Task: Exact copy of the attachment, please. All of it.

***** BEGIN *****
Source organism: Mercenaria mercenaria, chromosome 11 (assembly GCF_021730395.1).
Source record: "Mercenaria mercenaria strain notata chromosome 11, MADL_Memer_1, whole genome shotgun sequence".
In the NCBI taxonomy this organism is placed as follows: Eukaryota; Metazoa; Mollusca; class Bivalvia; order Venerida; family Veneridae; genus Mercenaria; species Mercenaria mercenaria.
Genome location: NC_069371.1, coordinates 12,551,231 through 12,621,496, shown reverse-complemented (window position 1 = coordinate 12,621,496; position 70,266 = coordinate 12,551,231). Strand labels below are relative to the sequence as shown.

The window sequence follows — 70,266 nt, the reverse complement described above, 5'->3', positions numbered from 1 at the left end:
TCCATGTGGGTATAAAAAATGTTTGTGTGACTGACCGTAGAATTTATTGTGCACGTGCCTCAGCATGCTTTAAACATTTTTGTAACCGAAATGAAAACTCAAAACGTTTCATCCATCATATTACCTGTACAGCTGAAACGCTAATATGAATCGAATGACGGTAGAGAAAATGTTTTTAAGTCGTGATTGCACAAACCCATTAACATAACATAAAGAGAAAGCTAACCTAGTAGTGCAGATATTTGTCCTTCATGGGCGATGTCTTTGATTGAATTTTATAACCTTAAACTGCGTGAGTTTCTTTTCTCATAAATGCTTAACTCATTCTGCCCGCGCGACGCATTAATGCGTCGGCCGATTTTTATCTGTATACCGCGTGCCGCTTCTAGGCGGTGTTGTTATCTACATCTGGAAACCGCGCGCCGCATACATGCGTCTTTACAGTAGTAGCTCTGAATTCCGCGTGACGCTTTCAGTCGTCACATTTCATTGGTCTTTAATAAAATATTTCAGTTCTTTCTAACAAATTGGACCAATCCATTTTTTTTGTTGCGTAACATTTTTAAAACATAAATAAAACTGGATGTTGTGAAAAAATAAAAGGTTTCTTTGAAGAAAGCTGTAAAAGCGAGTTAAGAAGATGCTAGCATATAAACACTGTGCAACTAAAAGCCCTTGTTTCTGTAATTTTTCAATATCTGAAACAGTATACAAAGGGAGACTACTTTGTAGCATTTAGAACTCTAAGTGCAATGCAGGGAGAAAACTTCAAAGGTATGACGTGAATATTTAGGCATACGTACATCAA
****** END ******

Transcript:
Source organism: Mercenaria mercenaria, chromosome 11 (assembly GCF_021730395.1).
Source record: "Mercenaria mercenaria strain notata chromosome 11, MADL_Memer_1, whole genome shotgun sequence".
In the NCBI taxonomy this organism is placed as follows: Eukaryota; Metazoa; Mollusca; class Bivalvia; order Venerida; family Veneridae; genus Mercenaria; species Mercenaria mercenaria.
Genome location: NC_069371.1, coordinates 12,551,231 through 12,621,496, shown reverse-complemented (window position 1 = coordinate 12,621,496; position 70,266 = coordinate 12,551,231). Strand labels below are relative to the sequence as shown.

The window sequence follows — 70,266 nt, the reverse complement described above, 5'->3', positions numbered from 1 at the left end:
TCCATGTGGGTATAAAAAATGTTTGTGTGACTGACCGTAGAATTTATTGTGCACGTGCCTCAGCATGCTTTAAACATTTTTGTAACCGAAATGAAAACTCAAAACGTTTCATCCATCATATTACCTGTACAGCTGAAACGCTAATATGAATCGAATGACGGTAGAGAAAATGTTTTTAAGTCGTGATTGCACAAACCCATTAACATAACATAAAGAGAAAGCTAACCTAGTAGTGCAGATATTTGTCCTTCATGGGCGATGTCTTTGATTGAATTTTATAACCTTAAACTGCGTGAGTTTCTTTTCTCATAAATGCTTAACTCATTCTGCCCGCGCGACGCATTAATGCGTCGGCCGATTTTTATCTGTATACCGCGTGCCGCTTCTAGGCGGTGTTGTTATCTACATCTGGAAACCGCGCGCCGCATACATGCGTCTTTACAGTAGTAGCTCTGAATTCCGCGTGACGCTTTCAGTCGTCACATTTCATTGGTCTTTAATAAAATATTTCAGTTCTTTCTAACAAATTGGACCAATCCATTTTTTTTGTTGCGTAACATTTTTAAAACATAAATAAAACTGGATGTTGTGAAAAAATAAAAGGTTTCTTTGAAGAAAGCTGTAAAAGCGAGTTAAGAAGATGCTAGCATATAAACACTGTGCAACTAAAAGCCCTTGTTTCTGTAATTTTTCAATATCTGAAACAGTATACAAAGGGAGACTACTTTGTAGCATTTAGAACTCTAAGTGCAATGCAGGGAGAAAACTTCAAAGGTATGACGTGAATATTTAGGCATACGTACATCAA